Tracking Nuclear Proliferation; A Guide in Maps and Charts, 1995
Spector, Leonard S., and McDonough, Mark G., with Medeiros, Evan S.
Price: 75.00 USD
Washington DC: Carnegie Endowment for International Peace, 1995. , 194 pages. Maps. Charts. Glossary. Cover has slight wear and soiling. Leonard S. Spector is deputy director of the Institute of International Studies' James Martin Center for Nonproliferation Studies,. Mr. Spector joined CNS from the U.S. Department of Energy (DOE), where he served as an assistant deputy administrator for arms control and nonproliferation at the National Nuclear Security Administration. His principal responsibilities at DOE included development and implementation of DOE arms control and nonproliferation policy with respect to international treaties; US domestic and multilateral export controls; inspection and technical cooperation activities of the International Atomic Energy Agency; civilian nuclear activities in the US and abroad; initiatives in regions of proliferation concern, including the canning of plutonium-spent nuclear fuel in North Korea; and transparency provisions of bilateral agreements with Russia covering the purchase of weapons-grade uranium and the cessation of plutonium production. Additionally, he managed the Initiatives for Proliferation Prevention and the Nuclear Cities Initiative programs. Prior to his tenure at DOE, he served as Senior Associate at the Carnegie Endowment for International Peace and Director of its Nuclear Non-Proliferation Project. Before joining the Carnegie Endowment, Mr. Spector served as chief counsel to the U.S. Senate Energy and Proliferation Subcommittee, where he assisted in drafting the Nuclear Non-Proliferation Act and the Nuclear Waste Policy Act. The nature of the nuclear proliferation danger has changed dramatically in recent years. Although more nations than ever before are renouncing nuclear arms under strict international control, a handful of states persistently challenge international norms. Some are attempting to skirt nuclear restrictions they have previously accepted. Others continue to enhance their nuclear forces. Equally threatening is the prospect of an international black market in nuclear materials--a prospect made much more likely with the collapse of the Soviet Union and possible political instability looming in China. This is the seventh survey in the Carnegie Endowment's series on nuclear proliferation prepared under the direction of Carnegie Endowment senior associate Leonard S. Spector. This new assessment again offers the most recent available data on key developments in nations of proliferation concern. Easy-to-use maps, charts, and explanatory appendices are provided. Presumed First Edition, First printing. Very good.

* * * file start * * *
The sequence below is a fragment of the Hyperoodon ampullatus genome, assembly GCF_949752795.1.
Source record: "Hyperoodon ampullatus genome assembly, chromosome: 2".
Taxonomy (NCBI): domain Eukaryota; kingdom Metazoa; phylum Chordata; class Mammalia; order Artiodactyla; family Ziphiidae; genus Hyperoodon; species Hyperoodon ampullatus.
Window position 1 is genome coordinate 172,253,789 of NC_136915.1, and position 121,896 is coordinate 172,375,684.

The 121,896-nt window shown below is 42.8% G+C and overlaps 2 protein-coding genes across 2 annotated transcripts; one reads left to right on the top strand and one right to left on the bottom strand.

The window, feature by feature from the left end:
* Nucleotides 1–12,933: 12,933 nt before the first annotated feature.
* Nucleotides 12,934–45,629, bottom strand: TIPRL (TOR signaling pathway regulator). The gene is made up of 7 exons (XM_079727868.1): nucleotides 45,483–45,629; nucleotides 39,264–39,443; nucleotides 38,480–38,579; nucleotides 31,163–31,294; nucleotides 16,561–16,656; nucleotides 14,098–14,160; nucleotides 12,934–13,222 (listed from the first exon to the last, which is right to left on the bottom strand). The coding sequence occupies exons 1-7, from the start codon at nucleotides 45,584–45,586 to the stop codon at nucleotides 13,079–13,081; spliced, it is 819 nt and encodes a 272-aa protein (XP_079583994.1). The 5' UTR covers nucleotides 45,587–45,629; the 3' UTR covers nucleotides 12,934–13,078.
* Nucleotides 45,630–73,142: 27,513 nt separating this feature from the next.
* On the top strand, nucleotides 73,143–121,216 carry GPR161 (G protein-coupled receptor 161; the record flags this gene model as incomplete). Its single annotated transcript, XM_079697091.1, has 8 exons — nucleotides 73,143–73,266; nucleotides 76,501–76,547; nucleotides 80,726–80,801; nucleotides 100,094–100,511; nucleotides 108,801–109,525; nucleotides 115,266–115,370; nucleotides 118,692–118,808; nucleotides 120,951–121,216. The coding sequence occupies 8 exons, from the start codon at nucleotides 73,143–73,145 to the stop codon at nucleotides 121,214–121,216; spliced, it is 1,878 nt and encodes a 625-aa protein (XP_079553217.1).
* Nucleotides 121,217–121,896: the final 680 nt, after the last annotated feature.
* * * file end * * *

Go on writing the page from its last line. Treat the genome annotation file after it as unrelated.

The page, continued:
- By This Publisher: Carnegie Endowment for International Peace